‘Fire in the hole!’ Pittsburgh’s Greenfield Bridge is no more

‘Fire in the hole!’ Pittsburgh’s Greenfield Bridge is no more

Picture-perfect demolition of failing 93-year old bridge to pave way for new replacement, scheduled to open two years from now.

PITTSBURGH, Dec. 29, 2015 – Governments and citizens alike love to complain about “America’s aging infrastructure.” But funding for repairing or replacing ailing infrastructure has been scarce, particularly since the Great Recession hollowed out the budgets of states and municipalities alike.

But the working life of at least one seriously problematic bridge came to an end Monday as Pittsburgh’s 93-year-old Greenfield Bridge was taken down in seconds in a controlled demolition. According to a video tag by the U.K.-based Telegraph, the bridge had “become a national symbol of America’s failing infrastructure. It will close on October 16th and be demolished in December.”

“Pittsburgh’s Greenfield Bridge had connected Schenley Park to the neighborhood of Greenfield for 94 years by the time city planners decided it was time to topple the bridge to make way for a new one,” noted Popular Mechanics.

The aging structure had been dangerously shedding concrete chunks so frequently that engineers had to construct a second “catch bridge” beneath it to catch the falling debris, temporarily preventing disasters from occurring on the major artery—Pittsburgh’s busy I-376—below.

In preparation for the demolition, I-376 was shut down this past weekend to allow workers to truck in and lay down a “dirt pillow” designed to protect the surface of the interstate highway from serious damage due to the falling debris resulting from the demolition.

By Monday, all preparations—including a virtual train of dumpsters arrayed along the shoulder of I-376 to haul the debris away—were in place. The explosive dynamite charges were carefully set, and the picture-perfect demolition was put into motion as in the video above, attributed to TribLIVE.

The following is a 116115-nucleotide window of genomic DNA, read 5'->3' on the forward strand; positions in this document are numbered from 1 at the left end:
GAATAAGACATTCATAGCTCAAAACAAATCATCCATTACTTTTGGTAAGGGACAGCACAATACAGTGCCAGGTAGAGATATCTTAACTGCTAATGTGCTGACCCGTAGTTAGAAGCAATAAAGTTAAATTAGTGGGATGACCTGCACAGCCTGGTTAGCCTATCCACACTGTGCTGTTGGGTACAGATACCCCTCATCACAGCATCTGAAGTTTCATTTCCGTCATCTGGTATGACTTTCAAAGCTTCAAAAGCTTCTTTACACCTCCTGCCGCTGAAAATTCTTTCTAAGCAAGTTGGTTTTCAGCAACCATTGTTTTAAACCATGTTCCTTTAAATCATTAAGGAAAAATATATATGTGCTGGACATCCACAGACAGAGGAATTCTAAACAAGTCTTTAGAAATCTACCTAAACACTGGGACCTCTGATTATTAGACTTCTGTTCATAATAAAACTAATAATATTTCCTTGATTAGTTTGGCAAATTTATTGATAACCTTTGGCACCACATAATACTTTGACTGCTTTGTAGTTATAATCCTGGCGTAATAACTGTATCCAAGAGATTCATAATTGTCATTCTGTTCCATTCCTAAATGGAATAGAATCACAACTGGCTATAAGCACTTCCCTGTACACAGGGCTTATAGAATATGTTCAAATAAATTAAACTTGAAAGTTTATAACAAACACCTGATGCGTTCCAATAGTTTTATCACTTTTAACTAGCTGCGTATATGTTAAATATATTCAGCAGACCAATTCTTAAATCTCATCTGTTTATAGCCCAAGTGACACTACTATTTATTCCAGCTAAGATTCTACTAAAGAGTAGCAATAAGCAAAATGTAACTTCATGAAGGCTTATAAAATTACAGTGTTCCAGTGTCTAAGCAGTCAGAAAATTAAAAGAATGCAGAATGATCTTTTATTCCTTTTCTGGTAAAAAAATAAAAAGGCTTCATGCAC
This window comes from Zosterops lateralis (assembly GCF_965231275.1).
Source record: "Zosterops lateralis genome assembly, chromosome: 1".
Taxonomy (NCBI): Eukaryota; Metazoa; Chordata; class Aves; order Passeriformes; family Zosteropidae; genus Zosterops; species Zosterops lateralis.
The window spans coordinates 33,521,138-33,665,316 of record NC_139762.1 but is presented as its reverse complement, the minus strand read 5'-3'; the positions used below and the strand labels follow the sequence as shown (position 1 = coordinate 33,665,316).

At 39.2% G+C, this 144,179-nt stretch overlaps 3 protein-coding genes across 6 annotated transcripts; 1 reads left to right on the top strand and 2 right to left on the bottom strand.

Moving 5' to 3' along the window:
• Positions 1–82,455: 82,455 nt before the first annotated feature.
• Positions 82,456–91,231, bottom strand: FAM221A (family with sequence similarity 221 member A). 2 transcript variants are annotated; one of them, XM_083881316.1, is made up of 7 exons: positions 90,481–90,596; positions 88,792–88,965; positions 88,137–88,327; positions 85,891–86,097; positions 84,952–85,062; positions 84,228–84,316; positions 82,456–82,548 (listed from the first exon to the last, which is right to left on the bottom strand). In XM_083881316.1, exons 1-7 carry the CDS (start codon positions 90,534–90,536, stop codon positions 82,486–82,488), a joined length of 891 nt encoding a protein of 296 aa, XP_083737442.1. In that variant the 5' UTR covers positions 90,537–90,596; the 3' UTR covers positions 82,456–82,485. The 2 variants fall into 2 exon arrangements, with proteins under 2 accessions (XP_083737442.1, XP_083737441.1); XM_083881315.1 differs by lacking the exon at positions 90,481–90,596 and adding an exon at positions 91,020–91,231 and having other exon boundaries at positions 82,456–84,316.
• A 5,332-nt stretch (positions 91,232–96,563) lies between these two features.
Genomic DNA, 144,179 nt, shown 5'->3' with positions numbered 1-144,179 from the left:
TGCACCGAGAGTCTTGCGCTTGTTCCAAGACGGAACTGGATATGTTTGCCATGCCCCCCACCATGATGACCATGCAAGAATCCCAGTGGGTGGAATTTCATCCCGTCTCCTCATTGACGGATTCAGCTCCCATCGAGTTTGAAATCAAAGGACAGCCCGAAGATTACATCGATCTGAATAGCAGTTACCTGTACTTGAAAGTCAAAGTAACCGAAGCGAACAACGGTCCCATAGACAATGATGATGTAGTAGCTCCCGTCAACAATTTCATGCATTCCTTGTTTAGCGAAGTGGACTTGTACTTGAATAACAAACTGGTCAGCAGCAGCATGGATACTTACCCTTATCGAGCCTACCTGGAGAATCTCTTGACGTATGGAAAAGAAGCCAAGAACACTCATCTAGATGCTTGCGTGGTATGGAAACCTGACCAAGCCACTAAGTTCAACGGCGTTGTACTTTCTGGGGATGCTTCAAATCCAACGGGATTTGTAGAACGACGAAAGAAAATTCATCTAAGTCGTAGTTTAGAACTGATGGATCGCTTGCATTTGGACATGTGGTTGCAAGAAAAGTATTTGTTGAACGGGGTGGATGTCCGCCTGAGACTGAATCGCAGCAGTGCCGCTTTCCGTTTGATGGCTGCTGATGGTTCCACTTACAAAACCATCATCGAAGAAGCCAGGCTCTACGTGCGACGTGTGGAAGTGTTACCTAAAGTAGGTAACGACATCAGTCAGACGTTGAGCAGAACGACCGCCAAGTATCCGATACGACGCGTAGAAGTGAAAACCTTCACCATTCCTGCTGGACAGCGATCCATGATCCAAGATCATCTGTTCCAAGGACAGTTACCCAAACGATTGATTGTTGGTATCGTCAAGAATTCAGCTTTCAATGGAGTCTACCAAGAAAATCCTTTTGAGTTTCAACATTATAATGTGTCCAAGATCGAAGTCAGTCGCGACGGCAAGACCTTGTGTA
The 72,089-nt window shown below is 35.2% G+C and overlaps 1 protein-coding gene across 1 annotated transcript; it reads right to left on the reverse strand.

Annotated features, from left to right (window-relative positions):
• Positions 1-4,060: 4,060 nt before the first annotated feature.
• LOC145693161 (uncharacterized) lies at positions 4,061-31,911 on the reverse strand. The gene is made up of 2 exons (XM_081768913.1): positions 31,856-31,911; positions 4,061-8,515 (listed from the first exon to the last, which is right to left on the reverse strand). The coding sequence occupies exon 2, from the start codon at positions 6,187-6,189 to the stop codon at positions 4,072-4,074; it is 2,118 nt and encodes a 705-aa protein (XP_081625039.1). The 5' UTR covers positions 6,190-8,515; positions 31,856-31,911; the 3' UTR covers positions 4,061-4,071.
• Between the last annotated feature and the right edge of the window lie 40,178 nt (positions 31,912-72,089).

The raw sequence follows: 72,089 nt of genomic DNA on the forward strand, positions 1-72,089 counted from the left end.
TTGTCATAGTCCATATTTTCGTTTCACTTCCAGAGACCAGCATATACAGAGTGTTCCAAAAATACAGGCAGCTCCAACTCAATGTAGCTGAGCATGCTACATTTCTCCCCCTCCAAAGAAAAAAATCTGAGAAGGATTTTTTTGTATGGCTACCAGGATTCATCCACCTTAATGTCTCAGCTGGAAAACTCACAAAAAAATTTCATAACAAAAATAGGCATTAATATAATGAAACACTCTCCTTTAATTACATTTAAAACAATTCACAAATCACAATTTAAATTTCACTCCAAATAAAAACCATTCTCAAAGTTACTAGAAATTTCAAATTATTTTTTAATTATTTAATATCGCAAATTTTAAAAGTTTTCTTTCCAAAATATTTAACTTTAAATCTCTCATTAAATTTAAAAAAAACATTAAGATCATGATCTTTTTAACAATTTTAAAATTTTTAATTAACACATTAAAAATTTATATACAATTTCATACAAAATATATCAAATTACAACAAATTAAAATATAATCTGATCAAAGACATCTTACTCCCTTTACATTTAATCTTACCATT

According to Popular Mechanics, “a local 47-year-old cafeteria manager won a community raffle that gave her the right to press the plunger and detonate the 1,400 pounds of dynamite that brought down the bridge.”

Local officials expect work on the new replacement bridge to be completed in roughly two years.

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Terry Ponick
Biographical Note: Dateline Award-winning music and theater critic for The Connection Newspapers and the Reston-Fairfax Times, Terry was the music critic for the Washington Times print edition (1994-2010) and online Communities (2010-2014). Since 2014, he has been the Business and Entertainment Editor for Communities Digital News (CDN). A former stockbroker and a writer and editor with many interests, he served as editor under contract from the White House Office of Science and Technology Policy (OSTP) and continues to write on science and business topics. He is a graduate of Georgetown University (BA, MA) and the University of South Carolina where he was awarded a Ph.D. in English and American Literature and co-founded one of the earliest Writing Labs in the country. Twitter: @terryp17